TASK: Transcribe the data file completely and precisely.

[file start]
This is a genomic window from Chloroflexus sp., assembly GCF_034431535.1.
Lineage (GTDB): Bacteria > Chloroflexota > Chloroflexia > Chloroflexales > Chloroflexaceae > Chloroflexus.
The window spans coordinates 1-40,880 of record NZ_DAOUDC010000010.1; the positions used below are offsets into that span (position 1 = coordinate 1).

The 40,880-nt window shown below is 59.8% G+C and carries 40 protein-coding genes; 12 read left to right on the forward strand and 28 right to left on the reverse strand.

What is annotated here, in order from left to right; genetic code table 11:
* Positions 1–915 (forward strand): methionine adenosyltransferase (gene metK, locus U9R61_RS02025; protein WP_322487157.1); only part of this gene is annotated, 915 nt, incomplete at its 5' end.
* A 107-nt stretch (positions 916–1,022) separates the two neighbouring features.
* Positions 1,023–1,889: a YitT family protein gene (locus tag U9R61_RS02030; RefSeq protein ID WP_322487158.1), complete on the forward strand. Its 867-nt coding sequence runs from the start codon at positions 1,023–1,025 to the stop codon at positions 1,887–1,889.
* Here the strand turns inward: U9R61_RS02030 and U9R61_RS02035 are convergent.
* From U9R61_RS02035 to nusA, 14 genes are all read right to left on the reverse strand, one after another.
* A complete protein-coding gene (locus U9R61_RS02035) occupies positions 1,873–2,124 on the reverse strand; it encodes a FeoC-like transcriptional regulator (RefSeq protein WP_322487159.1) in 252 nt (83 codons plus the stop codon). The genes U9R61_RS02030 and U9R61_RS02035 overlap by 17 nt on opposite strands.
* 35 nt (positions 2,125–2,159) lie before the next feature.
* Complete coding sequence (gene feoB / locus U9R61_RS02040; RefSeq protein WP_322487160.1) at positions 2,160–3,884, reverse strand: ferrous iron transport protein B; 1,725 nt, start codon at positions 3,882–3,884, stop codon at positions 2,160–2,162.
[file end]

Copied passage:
This is a genomic window from Chloroflexus sp., assembly GCF_034431535.1.
Lineage (GTDB): Bacteria > Chloroflexota > Chloroflexia > Chloroflexales > Chloroflexaceae > Chloroflexus.
The window spans coordinates 1-40,880 of record NZ_DAOUDC010000010.1; the positions used below are offsets into that span (position 1 = coordinate 1).

The 40,880-nt window shown below is 59.8% G+C and carries 40 protein-coding genes; 12 read left to right on the forward strand and 28 right to left on the reverse strand.

What is annotated here, in order from left to right; genetic code table 11:
* Positions 1–915 (forward strand): methionine adenosyltransferase (gene metK, locus U9R61_RS02025; protein WP_322487157.1); only part of this gene is annotated, 915 nt, incomplete at its 5' end.
* A 107-nt stretch (positions 916–1,022) separates the two neighbouring features.
* Positions 1,023–1,889: a YitT family protein gene (locus tag U9R61_RS02030; RefSeq protein ID WP_322487158.1), complete on the forward strand. Its 867-nt coding sequence runs from the start codon at positions 1,023–1,025 to the stop codon at positions 1,887–1,889.
* Here the strand turns inward: U9R61_RS02030 and U9R61_RS02035 are convergent.
* From U9R61_RS02035 to nusA, 14 genes are all read right to left on the reverse strand, one after another.
* A complete protein-coding gene (locus U9R61_RS02035) occupies positions 1,873–2,124 on the reverse strand; it encodes a FeoC-like transcriptional regulator (RefSeq protein WP_322487159.1) in 252 nt (83 codons plus the stop codon). The genes U9R61_RS02030 and U9R61_RS02035 overlap by 17 nt on opposite strands.
* 35 nt (positions 2,125–2,159) lie before the next feature.
* Complete coding sequence (gene feoB / locus U9R61_RS02040; RefSeq protein WP_322487160.1) at positions 2,160–3,884, reverse strand: ferrous iron transport protein B; 1,725 nt, start codon at positions 3,882–3,884, stop codon at positions 2,160–2,162.